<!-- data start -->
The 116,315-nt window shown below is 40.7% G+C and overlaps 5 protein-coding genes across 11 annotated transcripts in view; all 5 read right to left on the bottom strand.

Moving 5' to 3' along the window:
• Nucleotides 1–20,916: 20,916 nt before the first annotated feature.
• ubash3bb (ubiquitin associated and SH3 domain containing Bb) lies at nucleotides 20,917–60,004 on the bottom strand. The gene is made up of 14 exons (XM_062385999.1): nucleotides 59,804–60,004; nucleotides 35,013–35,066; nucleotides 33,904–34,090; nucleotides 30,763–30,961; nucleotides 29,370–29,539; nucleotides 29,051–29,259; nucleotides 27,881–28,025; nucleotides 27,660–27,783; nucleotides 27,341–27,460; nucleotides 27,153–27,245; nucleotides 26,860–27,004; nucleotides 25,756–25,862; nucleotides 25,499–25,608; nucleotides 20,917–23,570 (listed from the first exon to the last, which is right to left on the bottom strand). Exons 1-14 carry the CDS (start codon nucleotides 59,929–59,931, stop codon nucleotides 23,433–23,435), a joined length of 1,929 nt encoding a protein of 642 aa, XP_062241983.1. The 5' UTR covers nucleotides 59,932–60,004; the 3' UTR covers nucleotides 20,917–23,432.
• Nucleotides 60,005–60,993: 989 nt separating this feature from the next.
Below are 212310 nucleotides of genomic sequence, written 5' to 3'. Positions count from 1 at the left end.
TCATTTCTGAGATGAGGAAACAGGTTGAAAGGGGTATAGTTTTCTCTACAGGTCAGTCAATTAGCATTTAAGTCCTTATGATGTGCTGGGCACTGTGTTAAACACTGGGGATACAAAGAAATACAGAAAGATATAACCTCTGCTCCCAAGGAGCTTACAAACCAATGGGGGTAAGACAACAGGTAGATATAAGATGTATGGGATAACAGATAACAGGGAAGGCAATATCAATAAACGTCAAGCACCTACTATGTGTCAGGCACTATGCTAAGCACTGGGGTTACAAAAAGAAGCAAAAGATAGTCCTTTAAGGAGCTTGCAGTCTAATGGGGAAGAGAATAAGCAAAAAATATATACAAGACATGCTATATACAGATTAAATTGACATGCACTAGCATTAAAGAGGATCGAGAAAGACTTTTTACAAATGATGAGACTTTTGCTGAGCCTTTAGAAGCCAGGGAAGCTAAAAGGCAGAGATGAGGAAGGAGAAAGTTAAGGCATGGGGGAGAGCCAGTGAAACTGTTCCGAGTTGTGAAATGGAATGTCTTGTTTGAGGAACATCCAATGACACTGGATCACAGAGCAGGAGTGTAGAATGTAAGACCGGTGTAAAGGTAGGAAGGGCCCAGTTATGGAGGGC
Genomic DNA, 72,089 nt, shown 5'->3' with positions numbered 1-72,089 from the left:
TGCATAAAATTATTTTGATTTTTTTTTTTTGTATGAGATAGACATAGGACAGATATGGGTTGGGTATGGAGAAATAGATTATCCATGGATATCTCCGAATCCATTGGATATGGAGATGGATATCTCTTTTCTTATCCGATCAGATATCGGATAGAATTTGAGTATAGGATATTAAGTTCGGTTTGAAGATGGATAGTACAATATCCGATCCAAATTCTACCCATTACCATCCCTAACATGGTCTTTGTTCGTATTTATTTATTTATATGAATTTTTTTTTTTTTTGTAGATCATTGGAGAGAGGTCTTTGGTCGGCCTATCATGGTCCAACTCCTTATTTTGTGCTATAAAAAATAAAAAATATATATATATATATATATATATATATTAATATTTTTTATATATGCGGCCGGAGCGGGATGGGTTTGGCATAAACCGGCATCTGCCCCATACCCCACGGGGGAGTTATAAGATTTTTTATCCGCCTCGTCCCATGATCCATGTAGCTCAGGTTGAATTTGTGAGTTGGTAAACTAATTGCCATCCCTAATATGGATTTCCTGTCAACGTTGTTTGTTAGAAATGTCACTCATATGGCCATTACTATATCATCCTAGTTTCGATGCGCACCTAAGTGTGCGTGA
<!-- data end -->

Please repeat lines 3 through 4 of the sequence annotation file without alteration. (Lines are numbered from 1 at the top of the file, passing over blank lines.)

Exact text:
• Nucleotides 1–20,916: 20,916 nt before the first annotated feature.
• ubash3bb (ubiquitin associated and SH3 domain containing Bb) lies at nucleotides 20,917–60,004 on the bottom strand. The gene is made up of 14 exons (XM_062385999.1): nucleotides 59,804–60,004; nucleotides 35,013–35,066; nucleotides 33,904–34,090; nucleotides 30,763–30,961; nucleotides 29,370–29,539; nucleotides 29,051–29,259; nucleotides 27,881–28,025; nucleotides 27,660–27,783; nucleotides 27,341–27,460; nucleotides 27,153–27,245; nucleotides 26,860–27,004; nucleotides 25,756–25,862; nucleotides 25,499–25,608; nucleotides 20,917–23,570 (listed from the first exon to the last, which is right to left on the bottom strand). Exons 1-14 carry the CDS (start codon nucleotides 59,929–59,931, stop codon nucleotides 23,433–23,435), a joined length of 1,929 nt encoding a protein of 642 aa, XP_062241983.1. The 5' UTR covers nucleotides 59,932–60,004; the 3' UTR covers nucleotides 20,917–23,432.